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New Marine ad pitch: Think diversity, not white male

November 10, 2012|By Tony Perry
  • Drexel King, a native of Raleigh, N.C., is featured in the Marine Corps' newest diversity advertising campaign, "Fighting with Purpose."
Drexel King, a native of Raleigh, N.C., is featured in the Marine Corps'… (U.S. Marine Corp. )

The Marine Corps has launched a multimedia advertising campaign aimed at encouraging more women and minorities to join as officers, and ending a decades-old stereotype that the Corps is the domain of white men.

The Marines' “Fighting With Purpose” campaign tracks with the lesson that many pundits have drawn from last week’s election results: The nation’s demographics have dramatically changed.

The campaign, created by the advertising and marketing firms UniWorld Group and JWT, features 1st Lt. Drexel King, an African American based at Camp Pendleton, and Capt. Monica Meese, a Latina raised in Irvine and based at Joint Base Andrews, Md.

King, an infantry officer, and Meese, a KC-130J pilot, served in Afghanistan. Meese also deployed in support of relief efforts after the tsunami ravaged Japan.

“Often when people think of Marines, they think of males,” Meese said. “I hope the campaign helps shape the Marine Corps to represent our diverse nation.”

King, 26, is featured in 30-second commercials that, beginning Thursday, are airing on BET, Nick at Night, MTV, Spike, ESPN, NBA on TNT, and NFL broadcasts. He will also be shown in print ads in Vibe, ESPN Magazine, Diversity Careers, and Sports Illustrated.

Meese, 28, will be featured in print ads in the same publications and in a video on the “Community Impact” page.

The campaign picks up some of the themes of the “Towards the Sounds of Chaos” advertising campaign that made its debut in March and will continue to be the major recruiting pitch. That campaign reinforces the Marines' image as a fighting force ready to confront America's enemies “at a moment's notice.”

Polling and market research had shown that men and women in the 17 to 24 age group are attracted by the Marine Corps’ tradition of being “first to fight,” but also its involvement in humanitarian missions. Also, minorities and women are interested in being leaders and role models in their communities, according to the polling and research.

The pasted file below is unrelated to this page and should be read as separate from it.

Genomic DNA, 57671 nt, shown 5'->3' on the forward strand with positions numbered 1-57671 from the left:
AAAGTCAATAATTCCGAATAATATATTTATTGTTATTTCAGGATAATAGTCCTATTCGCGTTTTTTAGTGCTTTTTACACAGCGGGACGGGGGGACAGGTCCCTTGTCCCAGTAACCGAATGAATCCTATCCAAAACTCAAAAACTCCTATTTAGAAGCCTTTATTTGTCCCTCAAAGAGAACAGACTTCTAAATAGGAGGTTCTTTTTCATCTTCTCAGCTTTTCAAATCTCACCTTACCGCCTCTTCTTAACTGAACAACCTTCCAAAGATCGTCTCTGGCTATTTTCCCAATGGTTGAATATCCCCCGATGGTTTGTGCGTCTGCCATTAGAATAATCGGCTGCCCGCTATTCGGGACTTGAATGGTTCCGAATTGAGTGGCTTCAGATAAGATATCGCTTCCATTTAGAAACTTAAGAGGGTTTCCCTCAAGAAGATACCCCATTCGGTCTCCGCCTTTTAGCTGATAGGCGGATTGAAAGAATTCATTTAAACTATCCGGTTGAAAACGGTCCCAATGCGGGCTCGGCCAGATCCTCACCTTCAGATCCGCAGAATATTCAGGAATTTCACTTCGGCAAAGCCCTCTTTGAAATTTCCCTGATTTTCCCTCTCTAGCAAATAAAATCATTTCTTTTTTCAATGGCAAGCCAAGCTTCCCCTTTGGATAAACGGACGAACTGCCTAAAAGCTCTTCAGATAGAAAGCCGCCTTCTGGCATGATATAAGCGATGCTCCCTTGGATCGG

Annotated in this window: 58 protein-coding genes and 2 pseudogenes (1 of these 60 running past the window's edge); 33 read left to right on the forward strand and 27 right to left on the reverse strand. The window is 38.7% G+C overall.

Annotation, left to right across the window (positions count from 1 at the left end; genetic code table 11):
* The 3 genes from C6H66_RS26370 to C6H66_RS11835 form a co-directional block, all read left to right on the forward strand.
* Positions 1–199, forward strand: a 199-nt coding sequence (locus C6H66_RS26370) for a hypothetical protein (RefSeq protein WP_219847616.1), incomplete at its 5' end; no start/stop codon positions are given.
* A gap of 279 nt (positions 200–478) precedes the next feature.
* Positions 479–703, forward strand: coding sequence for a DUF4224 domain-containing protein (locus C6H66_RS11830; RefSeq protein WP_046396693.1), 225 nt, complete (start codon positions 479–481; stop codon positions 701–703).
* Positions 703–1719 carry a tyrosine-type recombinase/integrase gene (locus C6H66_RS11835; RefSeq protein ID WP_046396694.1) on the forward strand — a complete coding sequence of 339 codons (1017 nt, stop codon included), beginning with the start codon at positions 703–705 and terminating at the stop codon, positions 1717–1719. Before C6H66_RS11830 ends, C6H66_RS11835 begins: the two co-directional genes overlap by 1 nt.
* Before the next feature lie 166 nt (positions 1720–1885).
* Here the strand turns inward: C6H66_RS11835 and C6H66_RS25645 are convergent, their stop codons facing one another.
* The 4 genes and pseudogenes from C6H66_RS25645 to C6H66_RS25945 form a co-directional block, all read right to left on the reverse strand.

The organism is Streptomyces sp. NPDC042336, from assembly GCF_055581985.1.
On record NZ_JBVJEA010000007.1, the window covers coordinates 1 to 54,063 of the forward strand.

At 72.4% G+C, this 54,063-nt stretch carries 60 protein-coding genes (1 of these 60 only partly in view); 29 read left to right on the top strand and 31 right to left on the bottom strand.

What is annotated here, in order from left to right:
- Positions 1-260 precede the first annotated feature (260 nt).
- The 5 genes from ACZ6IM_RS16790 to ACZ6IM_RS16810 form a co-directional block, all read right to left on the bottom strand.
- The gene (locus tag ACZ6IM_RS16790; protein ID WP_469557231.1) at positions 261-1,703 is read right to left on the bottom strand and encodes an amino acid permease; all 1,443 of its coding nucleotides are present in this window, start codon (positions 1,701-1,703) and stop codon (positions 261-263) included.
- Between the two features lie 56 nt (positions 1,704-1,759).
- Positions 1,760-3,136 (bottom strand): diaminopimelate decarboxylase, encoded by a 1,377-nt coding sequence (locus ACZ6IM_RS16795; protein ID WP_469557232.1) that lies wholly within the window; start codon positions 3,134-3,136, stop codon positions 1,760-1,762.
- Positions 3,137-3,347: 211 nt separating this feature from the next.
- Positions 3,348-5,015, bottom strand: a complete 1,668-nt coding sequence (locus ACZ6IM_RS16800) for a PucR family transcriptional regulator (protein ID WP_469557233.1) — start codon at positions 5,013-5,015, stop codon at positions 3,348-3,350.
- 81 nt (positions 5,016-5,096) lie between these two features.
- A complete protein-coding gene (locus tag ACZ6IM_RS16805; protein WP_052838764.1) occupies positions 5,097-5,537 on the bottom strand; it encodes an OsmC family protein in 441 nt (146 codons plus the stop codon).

“It’s always been a part of me to fight for those who couldn’t fight for themselves, whether on my block or around the world,” King says in the television commercial.

In the last fiscal year, 4.7% of those joining as Marine Corps officers were African American and 8.4% were Hispanic. In the overall force, enlisted and officer, the Marine Corps has 10% African American and 12.9% Hispanic.

Women make up about 7% of the Marine Corps, in part because the Marine Corps’ main mission is ground combat, where most billets remain off-limits to women. That is changing, with women being encouraged to transfer into some jobs that would put them close to ground combat.

The percentages of women and African Americans in the Marine Corps remain below those of the Army — although the percentages of minorities have been increasing for the Marines in recent years.

“The commandant’s view is that it’s not enough,” said Maj. Gen. Joseph Osterman, commanding general of recruiting command, which oversees a $100-million-a-year advertising budget.

“We want a depth of strength in the organization that we won’t have without diversity.”

Commandant Gen. James Amos has made diversity a priority of his tenure as the top Marine, along with recognizing the service of African American Marines during World War II, who were trained separately from whites and often relegated to lesser billets.

“I hope [the ad campaign] successfully portrays a different side of the Corps to the many concerned parents and potential candidates,” King said.

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